Westport and Lee is a cafe nestled into the winding curves of Paddington’s popular Latrobe Terrace, a little way up from the Paddington Antique Centre. We hadn’t had to go to that area for anything in particular for a while, so hadn’t actually known the cafe was there, until we were invited to come for a visit.
The Prussian slue sign spanning the front of the cafe, announcing that it is Westport & Lee, is quite easy to spot from across the road, but if you are walking along on the same side of the street, it might be the A-frame signs suggesting you try their waffles or coffee that stop you.
Going through the entrance, you will find yourself in a space that has warm wooden floors, high ceilings, and light walls decorated with paintings by local artists (available for purchase). The mosaic tiles that cover the service counter are reminiscent of a Moroccan design, and are eye-catching without being garish.
We were greeted by one of the owners, and invited to wander the place a little, and find a seat. We had been in this building once before, in its former incarnation as Chocolate Orange, and not known that there was more than what you saw on that entrance floor. We were shown down the staircase, lined with black and white photos and ornate birdcages suspended like they were lanterns, to find ourselves in another area that looked quite different from the level above.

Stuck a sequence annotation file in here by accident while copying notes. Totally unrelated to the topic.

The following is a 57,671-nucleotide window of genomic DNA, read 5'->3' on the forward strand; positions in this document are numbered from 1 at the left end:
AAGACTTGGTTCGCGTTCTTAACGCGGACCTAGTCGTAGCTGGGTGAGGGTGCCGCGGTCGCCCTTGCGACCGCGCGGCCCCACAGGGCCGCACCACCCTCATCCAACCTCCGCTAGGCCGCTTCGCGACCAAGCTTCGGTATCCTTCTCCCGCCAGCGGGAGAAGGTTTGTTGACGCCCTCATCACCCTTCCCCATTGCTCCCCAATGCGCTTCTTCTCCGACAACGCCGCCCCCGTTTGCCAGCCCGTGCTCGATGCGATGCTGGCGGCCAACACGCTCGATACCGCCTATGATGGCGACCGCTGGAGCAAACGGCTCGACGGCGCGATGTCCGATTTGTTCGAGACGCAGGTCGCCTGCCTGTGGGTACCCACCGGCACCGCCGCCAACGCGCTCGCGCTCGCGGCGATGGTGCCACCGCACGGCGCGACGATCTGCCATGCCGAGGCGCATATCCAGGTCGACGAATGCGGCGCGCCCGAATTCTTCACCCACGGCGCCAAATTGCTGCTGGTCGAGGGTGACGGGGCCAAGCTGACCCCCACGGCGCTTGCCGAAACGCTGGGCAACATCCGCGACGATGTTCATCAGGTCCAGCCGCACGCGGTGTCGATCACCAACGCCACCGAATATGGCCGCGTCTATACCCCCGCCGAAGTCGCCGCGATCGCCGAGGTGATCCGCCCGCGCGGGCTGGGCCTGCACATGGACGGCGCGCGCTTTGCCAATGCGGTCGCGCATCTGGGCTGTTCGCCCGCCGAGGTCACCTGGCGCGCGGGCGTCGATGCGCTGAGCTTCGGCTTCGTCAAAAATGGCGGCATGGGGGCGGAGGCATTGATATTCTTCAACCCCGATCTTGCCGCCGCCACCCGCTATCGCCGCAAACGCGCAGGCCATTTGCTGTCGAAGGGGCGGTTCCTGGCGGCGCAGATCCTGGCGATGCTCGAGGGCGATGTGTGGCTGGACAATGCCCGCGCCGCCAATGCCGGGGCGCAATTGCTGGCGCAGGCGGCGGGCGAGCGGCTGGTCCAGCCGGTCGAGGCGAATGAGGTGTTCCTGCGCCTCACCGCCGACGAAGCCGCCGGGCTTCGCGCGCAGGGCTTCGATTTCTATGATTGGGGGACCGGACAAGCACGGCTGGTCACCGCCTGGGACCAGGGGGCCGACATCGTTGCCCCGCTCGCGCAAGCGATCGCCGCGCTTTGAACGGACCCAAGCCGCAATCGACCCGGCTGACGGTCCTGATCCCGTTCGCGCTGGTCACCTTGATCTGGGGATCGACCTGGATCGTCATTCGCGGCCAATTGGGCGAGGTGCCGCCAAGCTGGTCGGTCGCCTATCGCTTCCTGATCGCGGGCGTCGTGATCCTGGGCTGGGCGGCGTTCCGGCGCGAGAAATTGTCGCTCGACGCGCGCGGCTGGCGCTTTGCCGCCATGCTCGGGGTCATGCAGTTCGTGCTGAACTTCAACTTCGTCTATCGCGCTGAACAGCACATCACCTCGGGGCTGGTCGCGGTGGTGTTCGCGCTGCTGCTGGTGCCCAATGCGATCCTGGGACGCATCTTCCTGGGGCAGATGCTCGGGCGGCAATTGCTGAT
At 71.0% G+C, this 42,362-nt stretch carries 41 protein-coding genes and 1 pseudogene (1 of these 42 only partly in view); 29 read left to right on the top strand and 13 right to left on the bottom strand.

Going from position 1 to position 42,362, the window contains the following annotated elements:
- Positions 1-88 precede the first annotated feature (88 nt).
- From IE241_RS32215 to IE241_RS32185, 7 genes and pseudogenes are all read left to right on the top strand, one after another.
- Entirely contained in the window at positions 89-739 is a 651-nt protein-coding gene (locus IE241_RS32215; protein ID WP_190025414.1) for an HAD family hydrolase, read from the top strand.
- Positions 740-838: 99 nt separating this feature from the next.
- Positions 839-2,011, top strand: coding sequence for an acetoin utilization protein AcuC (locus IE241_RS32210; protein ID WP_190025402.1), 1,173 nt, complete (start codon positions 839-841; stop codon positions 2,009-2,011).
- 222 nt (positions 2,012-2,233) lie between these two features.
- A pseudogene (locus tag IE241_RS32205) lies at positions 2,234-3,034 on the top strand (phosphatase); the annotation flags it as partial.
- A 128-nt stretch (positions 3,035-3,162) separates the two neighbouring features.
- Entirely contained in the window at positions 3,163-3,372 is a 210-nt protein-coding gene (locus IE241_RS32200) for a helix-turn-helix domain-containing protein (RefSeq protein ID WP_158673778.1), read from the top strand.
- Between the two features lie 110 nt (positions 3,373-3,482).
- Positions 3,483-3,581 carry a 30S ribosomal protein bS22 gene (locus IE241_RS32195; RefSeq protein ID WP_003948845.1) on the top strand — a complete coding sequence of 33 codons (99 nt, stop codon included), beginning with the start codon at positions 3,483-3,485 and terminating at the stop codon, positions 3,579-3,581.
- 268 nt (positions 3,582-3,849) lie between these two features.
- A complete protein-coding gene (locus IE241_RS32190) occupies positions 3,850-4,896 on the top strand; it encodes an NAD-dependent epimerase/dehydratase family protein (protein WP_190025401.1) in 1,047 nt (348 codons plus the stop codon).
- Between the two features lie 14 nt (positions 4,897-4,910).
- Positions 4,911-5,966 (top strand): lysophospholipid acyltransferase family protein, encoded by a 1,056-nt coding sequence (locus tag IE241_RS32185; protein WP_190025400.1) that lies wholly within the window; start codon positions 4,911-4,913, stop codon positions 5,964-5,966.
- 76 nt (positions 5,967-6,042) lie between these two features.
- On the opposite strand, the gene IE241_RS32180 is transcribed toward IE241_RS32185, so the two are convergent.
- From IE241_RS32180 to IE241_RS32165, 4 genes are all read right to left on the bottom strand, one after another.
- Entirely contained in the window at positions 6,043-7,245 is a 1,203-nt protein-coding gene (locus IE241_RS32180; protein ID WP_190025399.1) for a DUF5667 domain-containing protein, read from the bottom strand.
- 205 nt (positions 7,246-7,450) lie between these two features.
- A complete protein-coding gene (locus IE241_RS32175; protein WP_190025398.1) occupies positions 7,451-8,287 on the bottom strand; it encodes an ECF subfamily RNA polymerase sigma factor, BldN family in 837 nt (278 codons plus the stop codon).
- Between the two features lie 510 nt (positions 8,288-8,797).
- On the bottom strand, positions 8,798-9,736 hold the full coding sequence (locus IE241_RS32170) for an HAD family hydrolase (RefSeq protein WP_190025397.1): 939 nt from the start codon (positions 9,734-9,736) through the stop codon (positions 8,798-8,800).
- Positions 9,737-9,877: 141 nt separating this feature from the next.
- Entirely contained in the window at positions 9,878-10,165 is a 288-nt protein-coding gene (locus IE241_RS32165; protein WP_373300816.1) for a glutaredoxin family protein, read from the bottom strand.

Where there had been dark tables and chairs upstairs, acting as crisp contrast to the colours of the rest of the room, here the colours were a gentler white and turquoise. This gave it a different feel, like a classic country teahouse.
Going through the doors of that room, we came to the outdoor area. There is a banner at the front of the cafe that announces that their deck is open. It was easy to see why they wanted to let people know about it. It is certainly not something you would even suspect was there from the entrance level. The deck cascades down the slope in multiple terraced levels. With its green outlook through the trees, it is an oasis that feels a million miles away from the rush of the city. It was a lovely spot to be on an autumn afternoon. The air was cool, but we were warmed by dappled sun coming through the leaves and large shading umbrellas overhead. The swish of the trees as the breeze blew through added to the tranquil atmosphere. We were told that they have blankets in case patrons get too cold outside, and that there are also fairy lights that they turn on for events at night.
We were brought the menu, recently updated with some new additions, and given time to look through the options. There are breakfast items, and lunch ones available from 11am. On the list were breakfast/brunch staples like eggs benedict, an avocado toast dish, and a big breakfast. We were immediately drawn though, to the Canadian Waffles and the Shak Eggs.
Coffees arrived first. The flat white had a good microfoam texture, and a slightly nutty flavour.
The soy iced latte was nicely chilled. It had no bitterness, and even had a faint sweetness, with caramel notes. Like the flat white, it too was accompanied by a freckle.